Thursday, May 14, 2015


Today let's talk about changes, in one of two ways.  Either tell us what you'd most like to see change about diabetes, in any way.  This can be management tools, devices, medications, people's perceptions, your own feelings – anything at all that you feel could use changing.  OR reflect back on some changes you or your loved one has seen or been through since being diagnosed with diabetes.  Were they expected or did they surprise you?

I’m feeling like an overachiever today, so I’m going to touch on both options: What I’d like to see change and what changes I have made.

Let’s change diabetes.

There are so many things that need to change about diabetes, like it should just freakin go away and take that damn stigma with it! However, that probably isn’t going to happen in the near future so let’s work on something else. I’d like to see education for T2s improve…drastically. I was involved in a conversation recently where the discussion revolved around what’s missing for people with T2 who have been at this for awhile. In my opinion, there is a lack of continuing education for T2s. (When I was diagnosed, there was a distinct lack of education for newly diagnosed folks but that has improved.) Most people are told to make changes to their diet, lose some weight, take their meds and basically go out there and kick ass. If their numbers don’t improve, the patient is often blamed. Rarely is it said that there might be something wrong with the plan.

There seems to be a lack of acknowledgement that type 2 diabetes is a progressive disease. We can do what we can, but eventually our bodies are going to perform differently as time goes on. Ain’t our fault. That means that our care plan needs to progress as well. We’re often told to take more or different medications but I don’t think people are encouraged to make more intense changes to their food plan. People need to learn that, as their disease progresses, they should consider making more changes to their diet…and I don’t see that happening.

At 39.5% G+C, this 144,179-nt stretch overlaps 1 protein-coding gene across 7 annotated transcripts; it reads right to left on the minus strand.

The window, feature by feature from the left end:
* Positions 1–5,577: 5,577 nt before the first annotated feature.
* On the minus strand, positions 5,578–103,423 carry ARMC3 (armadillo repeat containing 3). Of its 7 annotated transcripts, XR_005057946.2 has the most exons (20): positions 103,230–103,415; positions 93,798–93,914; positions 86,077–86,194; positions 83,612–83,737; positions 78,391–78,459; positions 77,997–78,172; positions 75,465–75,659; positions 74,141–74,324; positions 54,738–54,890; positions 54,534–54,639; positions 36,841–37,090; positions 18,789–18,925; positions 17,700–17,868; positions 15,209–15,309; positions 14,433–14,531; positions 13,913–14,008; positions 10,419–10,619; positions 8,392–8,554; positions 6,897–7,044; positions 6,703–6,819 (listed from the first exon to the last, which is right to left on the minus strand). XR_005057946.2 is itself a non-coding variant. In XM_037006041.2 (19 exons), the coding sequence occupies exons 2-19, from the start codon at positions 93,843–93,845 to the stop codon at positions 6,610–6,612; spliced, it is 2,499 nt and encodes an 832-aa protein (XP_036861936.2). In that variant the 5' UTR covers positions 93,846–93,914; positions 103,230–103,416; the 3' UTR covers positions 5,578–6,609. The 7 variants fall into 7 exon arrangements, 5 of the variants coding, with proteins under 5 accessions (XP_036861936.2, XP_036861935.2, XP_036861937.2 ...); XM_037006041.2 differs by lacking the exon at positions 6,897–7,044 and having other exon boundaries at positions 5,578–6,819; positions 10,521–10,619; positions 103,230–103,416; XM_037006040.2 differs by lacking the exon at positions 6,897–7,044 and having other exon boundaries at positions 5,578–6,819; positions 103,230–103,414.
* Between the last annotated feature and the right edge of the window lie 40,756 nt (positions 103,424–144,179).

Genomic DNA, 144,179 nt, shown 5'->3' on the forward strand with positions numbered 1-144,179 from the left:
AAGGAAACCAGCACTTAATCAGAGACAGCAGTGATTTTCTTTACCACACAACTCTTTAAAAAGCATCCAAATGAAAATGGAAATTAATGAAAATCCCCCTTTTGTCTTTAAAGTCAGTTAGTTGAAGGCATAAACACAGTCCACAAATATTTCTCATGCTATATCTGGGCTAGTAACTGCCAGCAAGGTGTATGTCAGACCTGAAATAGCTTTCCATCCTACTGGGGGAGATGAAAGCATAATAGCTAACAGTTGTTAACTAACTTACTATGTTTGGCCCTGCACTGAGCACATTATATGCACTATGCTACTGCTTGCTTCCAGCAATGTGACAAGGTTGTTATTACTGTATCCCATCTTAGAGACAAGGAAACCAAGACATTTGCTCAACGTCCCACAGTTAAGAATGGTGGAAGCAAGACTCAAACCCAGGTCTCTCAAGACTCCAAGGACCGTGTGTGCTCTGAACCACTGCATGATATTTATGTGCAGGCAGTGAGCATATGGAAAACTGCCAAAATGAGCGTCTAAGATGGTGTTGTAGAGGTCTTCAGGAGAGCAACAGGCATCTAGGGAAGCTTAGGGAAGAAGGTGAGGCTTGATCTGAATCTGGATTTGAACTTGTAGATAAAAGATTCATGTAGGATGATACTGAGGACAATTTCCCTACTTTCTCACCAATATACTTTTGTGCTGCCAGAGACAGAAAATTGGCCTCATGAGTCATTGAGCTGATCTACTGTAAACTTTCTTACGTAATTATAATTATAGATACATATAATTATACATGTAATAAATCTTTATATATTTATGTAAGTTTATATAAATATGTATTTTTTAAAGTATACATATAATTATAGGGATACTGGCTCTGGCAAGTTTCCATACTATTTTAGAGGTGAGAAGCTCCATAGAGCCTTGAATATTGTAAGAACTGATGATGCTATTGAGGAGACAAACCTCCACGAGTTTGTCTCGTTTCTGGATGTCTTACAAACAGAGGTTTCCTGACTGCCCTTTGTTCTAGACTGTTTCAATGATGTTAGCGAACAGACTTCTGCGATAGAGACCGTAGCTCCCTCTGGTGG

It has been shown time and time again, that lowering carb intake is very beneficial to people with diabetes, especially those of us who don’t use added insulin. So why then are diabetes websites and organizations continuing to “push” carbs? I think it’s awesome for newly diagnosed folks to be shown recipes that use whole grains or less sugar but where are the instructions on how to step that down even further? I can’t find them unless you’re looking at personal blogs etc. Not everyone does their own research. Lots and lots of T2s would benefit from further education that would help wean them from highly processed carbs.

The new me.

Boy have I changed since I was first diagnosed! Let’s go back to the early days of my blog: March 2011 (which was 5 ½ years after my dx.) I posted some recipes and nearly all of them were low-fat with a healthy dose of “better” carbs. They were definite improvements over the way I used to eat, but would I eat most of them now? Hell no! I can’t! I can’t eat processed carbs any longer without seeing uncomfortable spikes in my blood glucose. I now follow a low carb, high fat diet. In our house, we aren’t afraid of fat any longer but we are avoiding processed carbs.